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Analyzing the rhetoric of the Declaration of Independence. What makes this a powerful...

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hijab94 | Student, College Freshman | (Level 1) eNoter

Posted February 27, 2012 at 2:31 AM via web

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Analyzing the rhetoric of the Declaration of Independence. What makes this a powerful document? What are some  specific examples from the text of effective rhetoric.

Based on the Declaration of Independence.

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stolperia | (Level 1) Educator Emeritus

Posted February 27, 2012 at 3:04 AM (Answer #1)

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Jefferson wrote the Declaration of Independence to make a very clear and obvious presentation of the colonies' feelings and situation to the rest of the world. He structured it very logically, making it simple for readers to follow and understand how the factors he listed supported the need for the action being announced.

After the introduction, he presents self-evident truths:

that all men are created equal, that they are endowed by their Creator with certain unalienable Rights, that among these are Life, Liberty and the pursuit of Happiness, That to secure these rights, Governments are instituted among Men, deriving their just powers from the consent of the governed, That whenever any Form of Government becomes destructive of these ends, it is the Right of the People to alter or to abolish it, and to institute new Government,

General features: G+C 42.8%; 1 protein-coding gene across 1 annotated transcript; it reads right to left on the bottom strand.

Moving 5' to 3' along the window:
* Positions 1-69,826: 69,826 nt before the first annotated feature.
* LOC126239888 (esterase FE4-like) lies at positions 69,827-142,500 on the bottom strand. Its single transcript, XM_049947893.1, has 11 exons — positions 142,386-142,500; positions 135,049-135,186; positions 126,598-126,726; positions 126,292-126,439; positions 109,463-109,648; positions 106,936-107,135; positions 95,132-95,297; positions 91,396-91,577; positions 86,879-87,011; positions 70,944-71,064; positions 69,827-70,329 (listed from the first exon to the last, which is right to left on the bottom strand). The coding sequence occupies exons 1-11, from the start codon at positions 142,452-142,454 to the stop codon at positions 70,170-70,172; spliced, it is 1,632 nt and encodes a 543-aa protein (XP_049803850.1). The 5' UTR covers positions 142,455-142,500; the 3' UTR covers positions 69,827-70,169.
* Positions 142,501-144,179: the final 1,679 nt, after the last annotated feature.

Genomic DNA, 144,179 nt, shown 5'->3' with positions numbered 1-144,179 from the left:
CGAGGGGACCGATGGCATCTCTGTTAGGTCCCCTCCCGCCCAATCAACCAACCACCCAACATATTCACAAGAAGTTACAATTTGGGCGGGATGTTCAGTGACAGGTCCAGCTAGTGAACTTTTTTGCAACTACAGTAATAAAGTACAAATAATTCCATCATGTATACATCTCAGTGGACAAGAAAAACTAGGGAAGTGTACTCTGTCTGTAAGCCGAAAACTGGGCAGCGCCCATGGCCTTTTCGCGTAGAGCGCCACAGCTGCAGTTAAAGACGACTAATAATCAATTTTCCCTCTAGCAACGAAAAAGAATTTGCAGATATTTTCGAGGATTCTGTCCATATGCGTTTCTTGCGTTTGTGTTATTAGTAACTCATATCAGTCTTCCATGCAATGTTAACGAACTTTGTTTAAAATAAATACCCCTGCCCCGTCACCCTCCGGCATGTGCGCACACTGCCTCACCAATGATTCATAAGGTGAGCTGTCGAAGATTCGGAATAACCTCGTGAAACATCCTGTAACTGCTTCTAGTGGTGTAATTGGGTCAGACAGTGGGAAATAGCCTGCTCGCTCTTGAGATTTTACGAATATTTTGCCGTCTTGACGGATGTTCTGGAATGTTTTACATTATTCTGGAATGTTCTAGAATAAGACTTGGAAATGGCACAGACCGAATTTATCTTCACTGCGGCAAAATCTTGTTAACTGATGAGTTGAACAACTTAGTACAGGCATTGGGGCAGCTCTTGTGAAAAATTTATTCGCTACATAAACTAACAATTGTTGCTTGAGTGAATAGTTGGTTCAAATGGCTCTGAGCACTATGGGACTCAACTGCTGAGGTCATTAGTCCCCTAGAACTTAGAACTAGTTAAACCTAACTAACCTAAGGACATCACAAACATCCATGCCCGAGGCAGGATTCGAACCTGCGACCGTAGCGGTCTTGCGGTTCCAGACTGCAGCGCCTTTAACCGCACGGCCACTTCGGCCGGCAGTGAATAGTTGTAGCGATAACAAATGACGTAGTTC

Each statement of a truth begins with "that" to emphasize the distinctions between his points.

He uses repetition to drive home points, such as justifying the need for the drastic step of forming a new government, writing "it is their right, it is their duty..."

He again uses a list and parallel structure in presenting the facts regarding King George's conduct toward the colonies and in highlighting the "Acts of pretended Legislation", assisting readers to understand the case being made and illustrating the large number of concerns.

Jefferson presents the attempts made by the colonies to create better relations with Parliament and the King, again using parallel structure to simplify understanding and emphasize how far the colonists have gone in trying to resolve the situation without resorting to active conflict.

We have warned them...We have reminded them...We have appealed to their native justice and magnanimity...we have conjured them

In conclusion, Jefferson restates the purpose of the document and explicitly states the powers of government which are now being claimed by

the united States of America, in General Congress, Assembled...in the Name, and by Authority of the good People of these Colonies

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